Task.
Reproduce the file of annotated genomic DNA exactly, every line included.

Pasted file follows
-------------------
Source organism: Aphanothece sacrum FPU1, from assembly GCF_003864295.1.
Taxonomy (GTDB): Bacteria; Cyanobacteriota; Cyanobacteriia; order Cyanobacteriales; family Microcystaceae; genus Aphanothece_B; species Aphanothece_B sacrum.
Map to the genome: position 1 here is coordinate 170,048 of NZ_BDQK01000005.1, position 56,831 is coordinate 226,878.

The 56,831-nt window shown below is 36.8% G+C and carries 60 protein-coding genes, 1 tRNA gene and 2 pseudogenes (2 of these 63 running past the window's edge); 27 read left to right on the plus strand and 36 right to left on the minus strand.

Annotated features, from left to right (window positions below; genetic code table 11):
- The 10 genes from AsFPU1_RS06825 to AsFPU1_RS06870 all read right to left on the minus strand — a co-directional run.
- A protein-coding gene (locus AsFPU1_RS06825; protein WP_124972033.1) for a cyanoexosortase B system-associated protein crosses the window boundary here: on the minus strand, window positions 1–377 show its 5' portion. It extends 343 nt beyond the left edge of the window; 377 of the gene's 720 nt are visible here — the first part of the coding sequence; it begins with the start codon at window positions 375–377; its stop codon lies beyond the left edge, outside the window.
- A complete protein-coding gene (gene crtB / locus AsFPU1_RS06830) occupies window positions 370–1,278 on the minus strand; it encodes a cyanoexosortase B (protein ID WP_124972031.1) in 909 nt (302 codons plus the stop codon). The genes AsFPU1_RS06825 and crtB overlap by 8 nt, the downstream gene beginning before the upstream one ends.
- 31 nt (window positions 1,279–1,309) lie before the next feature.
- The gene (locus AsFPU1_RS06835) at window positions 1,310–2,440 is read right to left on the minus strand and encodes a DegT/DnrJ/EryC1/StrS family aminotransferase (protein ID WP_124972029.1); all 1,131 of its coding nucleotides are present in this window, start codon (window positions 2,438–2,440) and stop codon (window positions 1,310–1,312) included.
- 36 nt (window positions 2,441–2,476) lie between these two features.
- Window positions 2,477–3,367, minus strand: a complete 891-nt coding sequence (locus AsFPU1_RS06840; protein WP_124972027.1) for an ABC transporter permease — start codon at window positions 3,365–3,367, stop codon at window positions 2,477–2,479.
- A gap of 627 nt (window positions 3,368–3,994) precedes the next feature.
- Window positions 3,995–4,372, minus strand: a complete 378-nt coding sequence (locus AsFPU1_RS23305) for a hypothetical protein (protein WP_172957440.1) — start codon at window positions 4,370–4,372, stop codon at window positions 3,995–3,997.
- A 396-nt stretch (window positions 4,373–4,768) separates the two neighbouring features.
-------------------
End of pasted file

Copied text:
Source organism: Aphanothece sacrum FPU1, from assembly GCF_003864295.1.
Taxonomy (GTDB): Bacteria; Cyanobacteriota; Cyanobacteriia; order Cyanobacteriales; family Microcystaceae; genus Aphanothece_B; species Aphanothece_B sacrum.
Map to the genome: position 1 here is coordinate 170,048 of NZ_BDQK01000005.1, position 56,831 is coordinate 226,878.

The 56,831-nt window shown below is 36.8% G+C and carries 60 protein-coding genes, 1 tRNA gene and 2 pseudogenes (2 of these 63 running past the window's edge); 27 read left to right on the plus strand and 36 right to left on the minus strand.

Annotated features, from left to right (window positions below; genetic code table 11):
- The 10 genes from AsFPU1_RS06825 to AsFPU1_RS06870 all read right to left on the minus strand — a co-directional run.
- A protein-coding gene (locus AsFPU1_RS06825; protein WP_124972033.1) for a cyanoexosortase B system-associated protein crosses the window boundary here: on the minus strand, window positions 1–377 show its 5' portion. It extends 343 nt beyond the left edge of the window; 377 of the gene's 720 nt are visible here — the first part of the coding sequence; it begins with the start codon at window positions 375–377; its stop codon lies beyond the left edge, outside the window.
- A complete protein-coding gene (gene crtB / locus AsFPU1_RS06830) occupies window positions 370–1,278 on the minus strand; it encodes a cyanoexosortase B (protein ID WP_124972031.1) in 909 nt (302 codons plus the stop codon). The genes AsFPU1_RS06825 and crtB overlap by 8 nt, the downstream gene beginning before the upstream one ends.
- 31 nt (window positions 1,279–1,309) lie before the next feature.
- The gene (locus AsFPU1_RS06835) at window positions 1,310–2,440 is read right to left on the minus strand and encodes a DegT/DnrJ/EryC1/StrS family aminotransferase (protein ID WP_124972029.1); all 1,131 of its coding nucleotides are present in this window, start codon (window positions 2,438–2,440) and stop codon (window positions 1,310–1,312) included.
- 36 nt (window positions 2,441–2,476) lie between these two features.
- Window positions 2,477–3,367, minus strand: a complete 891-nt coding sequence (locus AsFPU1_RS06840; protein WP_124972027.1) for an ABC transporter permease — start codon at window positions 3,365–3,367, stop codon at window positions 2,477–2,479.
- A gap of 627 nt (window positions 3,368–3,994) precedes the next feature.
- Window positions 3,995–4,372, minus strand: a complete 378-nt coding sequence (locus AsFPU1_RS23305) for a hypothetical protein (protein WP_172957440.1) — start codon at window positions 4,370–4,372, stop codon at window positions 3,995–3,997.
- A 396-nt stretch (window positions 4,373–4,768) separates the two neighbouring features.